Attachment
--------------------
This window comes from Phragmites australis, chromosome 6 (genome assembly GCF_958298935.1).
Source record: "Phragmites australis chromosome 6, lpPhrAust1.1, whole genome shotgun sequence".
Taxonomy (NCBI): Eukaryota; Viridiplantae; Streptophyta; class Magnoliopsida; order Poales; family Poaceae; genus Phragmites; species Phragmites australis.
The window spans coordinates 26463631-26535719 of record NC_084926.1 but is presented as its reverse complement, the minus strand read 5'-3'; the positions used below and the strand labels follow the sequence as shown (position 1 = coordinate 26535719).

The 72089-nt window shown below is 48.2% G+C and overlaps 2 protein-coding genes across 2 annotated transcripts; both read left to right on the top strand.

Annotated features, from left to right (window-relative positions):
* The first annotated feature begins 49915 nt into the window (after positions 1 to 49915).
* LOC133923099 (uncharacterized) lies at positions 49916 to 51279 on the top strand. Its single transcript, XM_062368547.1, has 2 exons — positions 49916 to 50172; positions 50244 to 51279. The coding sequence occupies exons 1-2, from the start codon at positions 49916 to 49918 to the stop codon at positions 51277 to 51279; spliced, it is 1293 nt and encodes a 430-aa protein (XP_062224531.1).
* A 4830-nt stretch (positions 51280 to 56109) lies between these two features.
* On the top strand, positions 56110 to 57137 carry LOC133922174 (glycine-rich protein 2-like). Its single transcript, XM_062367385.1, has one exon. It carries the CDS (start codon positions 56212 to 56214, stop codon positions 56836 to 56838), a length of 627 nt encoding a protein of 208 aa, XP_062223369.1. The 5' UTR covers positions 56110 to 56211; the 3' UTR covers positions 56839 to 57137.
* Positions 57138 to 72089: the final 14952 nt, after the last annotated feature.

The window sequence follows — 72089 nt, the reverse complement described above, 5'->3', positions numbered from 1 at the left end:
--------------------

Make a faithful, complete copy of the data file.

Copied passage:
This window comes from Phragmites australis, chromosome 6 (genome assembly GCF_958298935.1).
Source record: "Phragmites australis chromosome 6, lpPhrAust1.1, whole genome shotgun sequence".
Taxonomy (NCBI): Eukaryota; Viridiplantae; Streptophyta; class Magnoliopsida; order Poales; family Poaceae; genus Phragmites; species Phragmites australis.
The window spans coordinates 26463631-26535719 of record NC_084926.1 but is presented as its reverse complement, the minus strand read 5'-3'; the positions used below and the strand labels follow the sequence as shown (position 1 = coordinate 26535719).

The 72089-nt window shown below is 48.2% G+C and overlaps 2 protein-coding genes across 2 annotated transcripts; both read left to right on the top strand.

Annotated features, from left to right (window-relative positions):
* The first annotated feature begins 49915 nt into the window (after positions 1 to 49915).
* LOC133923099 (uncharacterized) lies at positions 49916 to 51279 on the top strand. Its single transcript, XM_062368547.1, has 2 exons — positions 49916 to 50172; positions 50244 to 51279. The coding sequence occupies exons 1-2, from the start codon at positions 49916 to 49918 to the stop codon at positions 51277 to 51279; spliced, it is 1293 nt and encodes a 430-aa protein (XP_062224531.1).
* A 4830-nt stretch (positions 51280 to 56109) lies between these two features.
* On the top strand, positions 56110 to 57137 carry LOC133922174 (glycine-rich protein 2-like). Its single transcript, XM_062367385.1, has one exon. It carries the CDS (start codon positions 56212 to 56214, stop codon positions 56836 to 56838), a length of 627 nt encoding a protein of 208 aa, XP_062223369.1. The 5' UTR covers positions 56110 to 56211; the 3' UTR covers positions 56839 to 57137.
* Positions 57138 to 72089: the final 14952 nt, after the last annotated feature.

The window sequence follows — 72089 nt, the reverse complement described above, 5'->3', positions numbered from 1 at the left end: